White privilege became such a hot topic, and as an ethnic guy…. Like bro, put it this way. My name is Keith, man. My mom’s a hardcore Filipino. She can’t even pronounce my name. I go home and she’s like, “Kit, Kit, look at your room, Kit!” I asked my mom, why did you name me that? And she’s like, “When we first moved to Canada, the real estate agent was Keith, the dentist was Keith. We thought Keith was a powerful name.” You really think about that logic—they sacrificed their own comfort for me to get a name agreeable to a white person so they could read it, pronounce it. So I had all these things growing up that I wanted to say and then when this ethnic trend happened where white privilege became such a topic, I was like, well, I have so much shit to say
You finally get to tell these jokes.
Yeah. But these were the jokes that I would say amongst our friends; like amongst my family, you know, my cousins and shit. We’d be at the fucking Chinese buffet and I’m like, “What the fuck? Why are there chicken fingers and fries here? These white privileged motherfuckers! Who’s been complaining?!”
Right on, now everyone gets to hear about it. So I wanted to ask… what is it like out here for Canadian comedians nowadays? Something I hear from Canadian rappers all the time is that you can’t really make it here unless you go to the States. Is it the same deal for comedians?
When people ask me that, I always ask them, can you name me a famous Canadian person that doesn’t have American success?
Exactly. It’s hard. Like, Jay Baruchel? He still does a lot of Canadian stuff. He’s found a way to be successful here. There’s guys like Gerry Dee. Rick Mercer. Mark Critch. I guess these are all Canadian, upper-echelon guys who have their shows here and didn’t leave. But if you look at all those guys, and no offense to them, they fit a category of the Canadian demographic. You know, it’s unfortunate that someone like me can’t really host a CBC show. It’s the dead-on truth. I know what I look like and I know where I fit in and I know what my content is. As a Canadian artist, I think you have to really have to blow up stateside. I always say that Canadian entertainment is like that girl that left you but wanted you back after she saw you with a better girl. It’s like, bitch I was here this whole time! I loved you. I gave you everything.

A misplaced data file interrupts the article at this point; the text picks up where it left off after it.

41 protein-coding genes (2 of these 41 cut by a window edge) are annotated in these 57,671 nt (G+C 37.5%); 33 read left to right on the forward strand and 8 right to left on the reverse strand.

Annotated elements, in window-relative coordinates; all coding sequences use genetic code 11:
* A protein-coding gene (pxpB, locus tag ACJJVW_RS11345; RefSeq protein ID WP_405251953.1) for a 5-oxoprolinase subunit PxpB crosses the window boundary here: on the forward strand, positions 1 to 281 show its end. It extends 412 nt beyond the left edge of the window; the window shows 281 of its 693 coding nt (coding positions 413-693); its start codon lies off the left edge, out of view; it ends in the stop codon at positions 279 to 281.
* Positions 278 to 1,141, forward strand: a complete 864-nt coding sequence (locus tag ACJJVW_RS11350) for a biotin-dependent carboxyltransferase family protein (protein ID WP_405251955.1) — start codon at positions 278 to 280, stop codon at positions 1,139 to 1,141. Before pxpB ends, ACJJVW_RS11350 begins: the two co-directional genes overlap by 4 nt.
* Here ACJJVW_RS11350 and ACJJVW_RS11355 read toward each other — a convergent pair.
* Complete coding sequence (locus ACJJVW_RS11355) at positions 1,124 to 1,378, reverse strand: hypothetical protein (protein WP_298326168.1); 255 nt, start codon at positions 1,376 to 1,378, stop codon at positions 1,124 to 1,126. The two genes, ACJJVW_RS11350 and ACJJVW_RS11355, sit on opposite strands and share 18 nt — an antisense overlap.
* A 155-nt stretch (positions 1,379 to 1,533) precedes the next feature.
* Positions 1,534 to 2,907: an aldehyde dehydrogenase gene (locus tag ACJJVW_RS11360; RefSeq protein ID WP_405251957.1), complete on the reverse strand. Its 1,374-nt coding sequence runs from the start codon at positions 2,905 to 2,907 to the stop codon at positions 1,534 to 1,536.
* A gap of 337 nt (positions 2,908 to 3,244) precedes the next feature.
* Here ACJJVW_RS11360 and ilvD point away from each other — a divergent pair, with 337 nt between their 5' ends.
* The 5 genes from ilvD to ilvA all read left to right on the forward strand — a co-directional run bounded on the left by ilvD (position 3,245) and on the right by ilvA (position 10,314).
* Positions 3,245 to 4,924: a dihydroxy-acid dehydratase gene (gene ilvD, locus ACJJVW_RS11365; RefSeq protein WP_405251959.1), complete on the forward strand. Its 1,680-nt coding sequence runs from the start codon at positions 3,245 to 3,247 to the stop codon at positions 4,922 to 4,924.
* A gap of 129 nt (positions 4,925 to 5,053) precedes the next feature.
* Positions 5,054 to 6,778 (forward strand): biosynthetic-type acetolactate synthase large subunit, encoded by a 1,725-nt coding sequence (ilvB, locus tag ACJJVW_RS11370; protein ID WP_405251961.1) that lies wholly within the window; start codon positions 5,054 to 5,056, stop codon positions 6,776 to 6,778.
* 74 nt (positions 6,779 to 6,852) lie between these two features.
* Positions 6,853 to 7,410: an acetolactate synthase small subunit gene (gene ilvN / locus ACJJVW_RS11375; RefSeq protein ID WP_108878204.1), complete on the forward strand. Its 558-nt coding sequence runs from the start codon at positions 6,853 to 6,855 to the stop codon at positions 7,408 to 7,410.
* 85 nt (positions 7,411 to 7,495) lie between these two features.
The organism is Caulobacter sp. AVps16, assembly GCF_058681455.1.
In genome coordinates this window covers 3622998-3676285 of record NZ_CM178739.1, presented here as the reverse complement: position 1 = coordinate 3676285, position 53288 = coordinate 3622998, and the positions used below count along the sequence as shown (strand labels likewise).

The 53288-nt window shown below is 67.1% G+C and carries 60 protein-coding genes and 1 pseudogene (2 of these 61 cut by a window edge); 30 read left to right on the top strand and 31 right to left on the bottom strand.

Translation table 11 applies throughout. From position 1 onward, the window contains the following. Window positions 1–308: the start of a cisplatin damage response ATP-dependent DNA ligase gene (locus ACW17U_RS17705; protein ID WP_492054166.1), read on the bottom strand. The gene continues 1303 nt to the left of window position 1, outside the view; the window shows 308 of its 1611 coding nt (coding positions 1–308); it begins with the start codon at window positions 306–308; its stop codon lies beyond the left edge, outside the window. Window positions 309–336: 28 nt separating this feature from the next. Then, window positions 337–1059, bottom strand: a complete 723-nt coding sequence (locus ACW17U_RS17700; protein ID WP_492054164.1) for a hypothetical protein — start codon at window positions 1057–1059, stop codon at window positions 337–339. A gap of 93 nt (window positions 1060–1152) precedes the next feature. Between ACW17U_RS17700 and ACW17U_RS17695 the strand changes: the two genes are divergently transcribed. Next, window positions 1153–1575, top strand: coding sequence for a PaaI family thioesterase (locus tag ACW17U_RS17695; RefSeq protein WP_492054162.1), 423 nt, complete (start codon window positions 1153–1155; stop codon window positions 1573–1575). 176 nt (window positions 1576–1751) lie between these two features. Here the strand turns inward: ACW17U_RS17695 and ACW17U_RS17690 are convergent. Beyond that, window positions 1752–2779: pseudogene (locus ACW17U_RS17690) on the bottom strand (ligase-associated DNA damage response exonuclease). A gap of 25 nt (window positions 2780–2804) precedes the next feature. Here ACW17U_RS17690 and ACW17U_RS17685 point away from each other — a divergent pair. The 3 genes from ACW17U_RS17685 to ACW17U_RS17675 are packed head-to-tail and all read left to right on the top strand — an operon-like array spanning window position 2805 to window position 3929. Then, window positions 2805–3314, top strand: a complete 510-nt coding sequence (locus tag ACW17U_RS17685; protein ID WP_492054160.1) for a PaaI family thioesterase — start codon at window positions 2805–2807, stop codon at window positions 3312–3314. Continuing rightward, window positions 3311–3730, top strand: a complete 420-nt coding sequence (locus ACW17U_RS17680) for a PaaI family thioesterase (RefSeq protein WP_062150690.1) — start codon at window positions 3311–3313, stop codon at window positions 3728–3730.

And that still wasn’t enough!
But, you know, the thing about Canada is, it’s such a small market, right? It’s more of a dog-eat-dog world. Like, there’s almost two million more people in California alone than in Canada. So you got Alberta comics fighting each other to make it, you got Toronto comics fighting each other to make it, Vancouver comics too. Then you got this one festival that blows up, Just For Laughs, and you all gotta fucking fight just to get on that. But once you plateau there’s only so much you can do in Canada until they really fuck with you. Russell Peters just got his first TV show, Indian Detective. All it took him was 28 years of being a millionaire to get his first Canadian show! [Laughs.]
Well, hey, kids are still seeing you, talking about your own real experience being a Filipino-Canadian, and getting recognition for it. That’s gotta count for something. I’m sure growing up, you didn’t see too many people who looked like you in Canadian media. Especially not telling dick jokes and stuff.
Yeah, of course, man. When someone asks me, “Who was your formula growing up?” I realize, as a Canadian Filipino, even just as a full-bred Filipino from North America, there’s no formula for doing art. Any form of art. I went off straight fucking gut instinct. And now, like I was saying earlier, it’s tough to be in this little bubble, but man, I got this responsibility, you know? I’m paving the way and I’m representing a voice. I think that’s great. I don’t want to let anyone down that looks like me or sounds like me. And you don’t have to be just Filipino. You can be a dark-skinned Vietnamese dude with a goatee and a neck tattoo. You can be whatever, bro! [Laughs.] I’m trying to represent people. Before I even started comedy, I had some issues with the law, so there’s a way out. And you don’t have to be the safe ethnic; you don’t have to be the brown dude from Big Bang Theory all the time. You don’t gotta be Harold from Harold and Kumar. You can just be yourself. That’s what I want to represent. If I win the Juno or not, that nod is a win and lets people know that, yo, they’re listening to me.